Mariemont’s history unfolds in two chapters: the first illustrates the past of the former hunting estate created in 1546 by Queen Mary of Hungary, whose name it bears. The second refers to the Warocqué family, a dynasty of coal industrialists whose last offspring, Raoul, a very wealthy collector, originated the Museum of Mariemont. Queen Mary of Hungary, a sister of Charles V, inaugurated the presence of the governors of The Netherlands who would succeed each other until the end of the Ancien Régime.
The modest pavilion constructed by Mary was considerably expanded by Archduke Albert and Archduchess Isabelle, who made it their favourite country residence. These extensions are illustrated with a monumental model. The appearance of the estate did not undergo any more major modifications until the arrival of Marie-Elisabeth of Austria, who had a new chapel built and laid the foundations for a new thermal station to rival Spa. Charles of Lorraine, who succeeded her, built a new chateau in the classical style as shown beautifully in two paintings by Jean-Baptiste Simons. The splendours of the court were reflected magnificently in this enchanted setting. This brilliant period was brutally interrupted by the burning of the chateau by French revolutionaries in 1794.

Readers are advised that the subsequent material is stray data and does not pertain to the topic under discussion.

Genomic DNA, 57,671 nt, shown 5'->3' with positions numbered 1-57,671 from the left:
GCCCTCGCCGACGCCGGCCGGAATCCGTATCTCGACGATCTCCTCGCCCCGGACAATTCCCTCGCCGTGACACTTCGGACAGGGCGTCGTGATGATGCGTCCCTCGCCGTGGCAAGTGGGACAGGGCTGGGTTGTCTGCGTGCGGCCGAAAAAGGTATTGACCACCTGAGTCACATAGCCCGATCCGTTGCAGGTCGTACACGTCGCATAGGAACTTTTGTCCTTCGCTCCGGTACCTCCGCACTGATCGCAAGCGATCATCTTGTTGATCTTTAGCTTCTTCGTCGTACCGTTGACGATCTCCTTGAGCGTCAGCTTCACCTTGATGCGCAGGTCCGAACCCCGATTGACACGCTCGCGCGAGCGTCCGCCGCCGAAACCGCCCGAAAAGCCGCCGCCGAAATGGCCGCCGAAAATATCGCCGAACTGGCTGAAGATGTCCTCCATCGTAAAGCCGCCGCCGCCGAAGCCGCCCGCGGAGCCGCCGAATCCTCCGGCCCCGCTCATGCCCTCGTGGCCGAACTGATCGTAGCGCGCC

The arrival of Nicolas Warocqué, the ideal incarnation of the new industrial bourgeoisie, brought back a new radiance to Mariemont. He revived the exploitation of the mineral wealth of the Mariemont park on a large scale and had a new residence established within a sumptuous park. His successors developed his business and made the coalmining company of Mariemont-Bascoup one of the most modern and most prosperous of the country. Warocqué family members were also very well represented in economic and social affairs. Raoul Warocqué occupies an honoured place through his splendour, his international stature and his patronage, whose memory is perpetuated in the estate of Mariemont.